What Does Being a Journalist
During interterm, Smith senior Lindsey Rowe was
one of 15 students who traveled to New York City for a three-day insiders’ tour
of print and broadcast news organizations. Six alumnae working in the journalism
field served as hosts, and students met many notable news professionals along the
way. When Lindsey returned to campus, NewsSmith asked her to reflect on her experience:
It was the aspiring journalist’s dream: a full-paid three-day stay in the
Big Apple to meet staff at The New York Times, Time magazine, CNN, Jane magazine,
Reuters America LLC and ABC. I consider myself a city-girl and a writer, so when
the Smith College Career Development Office (CDO) offered this opportunity, I put
my honors thesis about novelist Thomas Hardy on hold and bought a round-trip ticket
to New York City.
The program, called “Get the Scoop! Breaking into Journalism,” was a
first for the CDO. They had taken students to New York to meet alumnae before, but
not with the themed focus of this journalism excursion. All 15 of us were fully prepped
beforehand on business attire, the art of networking and information gathering. We
were housed and fed by generous alumnae willing to share their luxury condos and
townhouses and accompanied by two of the CDO staff who had organized the trip.
We arrived at The New York Times that first morning looking smart in blazers, button-up
shirts, slacks or skirts, and heels, eager to impress. Dinitia Smith ’67 greeted
us and escorted us up the elevators and past a wall covered with Sept. 11 photos
taken by Times photographers. In the office, some reporters intensely conducted interviews
over the phone while other desks were empty, reminding us that much of journalism
involves reporting from outside the office. The most beneficial part for all of us
was talking with Smith about the realities of a journalistic career. “It’s
always the weekends, always the nights. And when you’re not working, you’re
always worrying about it,” she said.
Later that afternoon, our next stop, Jane magazine, was completely different. Katy
McColl ’99 introduced us to a young, hip and humorous staff dedicated to producing
a somewhat offbeat magazine for 20-something, fashionable and street-smart women.
New staff members gave us plenty of advice and the senior editor invited us into
her office to look at next month’s magazine.
That night as we ate spaghetti in an alumnae’s Brooklyn flat, I noticed that
after only one day the group seemed divided. Newspapers and international reporting,
with the possibility of broadcast media, excited some of us, while magazines and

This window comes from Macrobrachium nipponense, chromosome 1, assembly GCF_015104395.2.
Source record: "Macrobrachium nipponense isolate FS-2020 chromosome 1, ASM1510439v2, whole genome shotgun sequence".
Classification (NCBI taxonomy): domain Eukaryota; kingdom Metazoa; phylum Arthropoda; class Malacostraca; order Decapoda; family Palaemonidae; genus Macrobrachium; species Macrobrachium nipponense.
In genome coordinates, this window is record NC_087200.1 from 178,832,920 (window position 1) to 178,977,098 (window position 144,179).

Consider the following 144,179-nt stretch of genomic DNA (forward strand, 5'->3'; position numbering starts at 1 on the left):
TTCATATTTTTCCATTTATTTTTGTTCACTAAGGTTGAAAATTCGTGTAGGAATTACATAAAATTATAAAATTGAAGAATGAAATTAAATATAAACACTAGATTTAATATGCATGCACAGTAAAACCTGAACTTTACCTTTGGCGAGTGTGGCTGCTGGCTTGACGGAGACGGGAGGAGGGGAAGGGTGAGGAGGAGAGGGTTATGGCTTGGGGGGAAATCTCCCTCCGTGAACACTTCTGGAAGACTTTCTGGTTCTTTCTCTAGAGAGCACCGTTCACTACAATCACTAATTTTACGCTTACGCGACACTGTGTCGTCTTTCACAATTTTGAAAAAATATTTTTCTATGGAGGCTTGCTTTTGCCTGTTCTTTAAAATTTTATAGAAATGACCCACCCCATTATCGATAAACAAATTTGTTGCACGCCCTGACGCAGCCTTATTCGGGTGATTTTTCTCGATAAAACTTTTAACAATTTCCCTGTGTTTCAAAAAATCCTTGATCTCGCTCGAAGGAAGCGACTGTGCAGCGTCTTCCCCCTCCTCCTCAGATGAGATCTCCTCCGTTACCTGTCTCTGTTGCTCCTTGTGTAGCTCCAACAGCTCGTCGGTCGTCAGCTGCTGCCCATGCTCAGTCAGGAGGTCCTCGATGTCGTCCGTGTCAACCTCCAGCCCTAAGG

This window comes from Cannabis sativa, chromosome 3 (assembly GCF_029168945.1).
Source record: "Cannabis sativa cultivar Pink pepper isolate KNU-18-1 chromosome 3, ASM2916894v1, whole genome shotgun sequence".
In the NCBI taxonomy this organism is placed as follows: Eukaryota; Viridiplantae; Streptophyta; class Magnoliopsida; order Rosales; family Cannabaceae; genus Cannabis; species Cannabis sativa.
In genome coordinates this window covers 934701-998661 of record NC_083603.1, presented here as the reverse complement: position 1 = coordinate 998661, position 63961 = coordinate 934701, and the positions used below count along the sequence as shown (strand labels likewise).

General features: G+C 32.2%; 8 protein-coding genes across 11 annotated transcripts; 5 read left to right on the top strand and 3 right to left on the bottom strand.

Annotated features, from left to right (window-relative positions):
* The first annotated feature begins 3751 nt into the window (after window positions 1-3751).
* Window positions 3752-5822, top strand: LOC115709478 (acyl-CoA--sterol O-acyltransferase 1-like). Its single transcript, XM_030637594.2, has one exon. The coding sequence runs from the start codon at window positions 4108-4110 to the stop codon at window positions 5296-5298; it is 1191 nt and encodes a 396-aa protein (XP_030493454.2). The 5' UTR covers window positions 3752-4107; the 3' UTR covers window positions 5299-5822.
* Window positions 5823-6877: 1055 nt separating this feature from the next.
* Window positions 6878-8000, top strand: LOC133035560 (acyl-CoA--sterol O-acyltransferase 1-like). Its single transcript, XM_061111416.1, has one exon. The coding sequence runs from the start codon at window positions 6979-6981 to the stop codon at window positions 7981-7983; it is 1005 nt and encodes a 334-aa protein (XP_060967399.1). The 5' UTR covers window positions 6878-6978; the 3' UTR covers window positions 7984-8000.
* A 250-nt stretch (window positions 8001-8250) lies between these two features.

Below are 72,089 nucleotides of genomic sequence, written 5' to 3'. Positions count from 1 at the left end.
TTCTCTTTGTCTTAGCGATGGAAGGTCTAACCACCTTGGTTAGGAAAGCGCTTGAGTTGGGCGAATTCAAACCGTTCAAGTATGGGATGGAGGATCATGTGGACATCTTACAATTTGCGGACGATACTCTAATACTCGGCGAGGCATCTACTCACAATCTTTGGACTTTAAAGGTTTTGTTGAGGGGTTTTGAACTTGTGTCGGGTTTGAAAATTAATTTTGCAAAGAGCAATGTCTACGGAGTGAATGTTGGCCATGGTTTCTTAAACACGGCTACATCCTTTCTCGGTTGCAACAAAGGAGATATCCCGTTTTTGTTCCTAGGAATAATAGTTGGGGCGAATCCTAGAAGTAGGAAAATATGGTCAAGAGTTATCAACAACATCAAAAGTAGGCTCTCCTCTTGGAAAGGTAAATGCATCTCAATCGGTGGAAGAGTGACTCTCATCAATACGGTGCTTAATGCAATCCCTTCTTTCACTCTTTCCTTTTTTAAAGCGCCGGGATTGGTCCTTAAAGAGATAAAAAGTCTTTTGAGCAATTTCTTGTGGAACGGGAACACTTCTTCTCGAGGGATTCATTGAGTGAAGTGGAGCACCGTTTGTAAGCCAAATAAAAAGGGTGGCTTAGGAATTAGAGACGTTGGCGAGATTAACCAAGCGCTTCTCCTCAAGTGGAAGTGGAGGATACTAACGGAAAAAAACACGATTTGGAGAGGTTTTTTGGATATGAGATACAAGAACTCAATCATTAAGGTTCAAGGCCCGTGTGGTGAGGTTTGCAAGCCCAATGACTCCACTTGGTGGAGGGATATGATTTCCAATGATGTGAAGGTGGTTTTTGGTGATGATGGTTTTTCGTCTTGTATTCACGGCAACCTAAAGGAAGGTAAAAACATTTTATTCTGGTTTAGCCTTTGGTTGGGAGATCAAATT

feature writing attracted others. After reporting for a Seattle newspaper my sophomore
summer, I knew I was in the magazine half. I wanted more time to research and write,
and a longer word count. Seeing the difference not only in writing but also in atmosphere
between the New York newspapers and magazines banished any last doubts about my preference.
The second day, we were crammed full of information at Reuters America, a division
of the world’s largest international news and financial information agency.
Jennifer Pollock ’94 organized a session on reporting and writing advice, and
gave us a tour of the newsroom. Before we left, she snuck us into a Reuters news
screening on the Israeli-Palestinian conflict. For all the glamour that we had observed
in the field of journalism thus far, the screening was a sobering experience. Every
day, Reuters reporters and photographers embedded in areas of conflict risk their
lives, putting together news reports of the chronic violence in the Middle East,
sometimes most wrenchingly captured in photos like the ones we saw of the dismembered
bodies of victims.
At our last stop at ABC, Kate O’Brian ’80 gave us advice that seemed
to apply as much to the danger of international reporting as to the competitive nature
of the business. She declared that we should be passionate about what’s going
on in the world and that success in a journalism career often depends on “how
hungry you are.”
As a group, we gleaned three main pieces of advice from our trip: get experience,
be persistent and fuel your work with passion. Dinitia Smith advised us to begin
with a small newspaper and freelance on the side. Jane Magazine staff members suggested
networking with school alumnae and appealing to staff members for internships. All
agreed that a liberal arts education—rich in history, literature, finance,
languages and government—was valuable and possibly gave us a step up over communication
school graduates. As one Reuters staff member said; “When you’re thrown
into a story, you have to know a little bit about everything.”
As a senior with graduation looming ahead, I knew that I had to get going on future
plans. Journalism was obviously a tough field—whether you’re risking
your life in Israel or trying to break into the competitive world of glossy magazines.
Sitting on the plane home to Seattle, I tried to imagine what my career path would
be and where I would end up. I remembered what Dinitia Smith said that first morning: “Many
of the people who get here are self-starters, they’re very ambitious.” That
sounds like a Smithie, I thought to myself. That sounds like me.
Also an intern for the Smith Alumnae Quarterly,
Lindsey Rowe ’06 has found
her passion and is doggedly pursuing it. With an English major and a biology minor
in hand in May, she’s ready for her next adventure.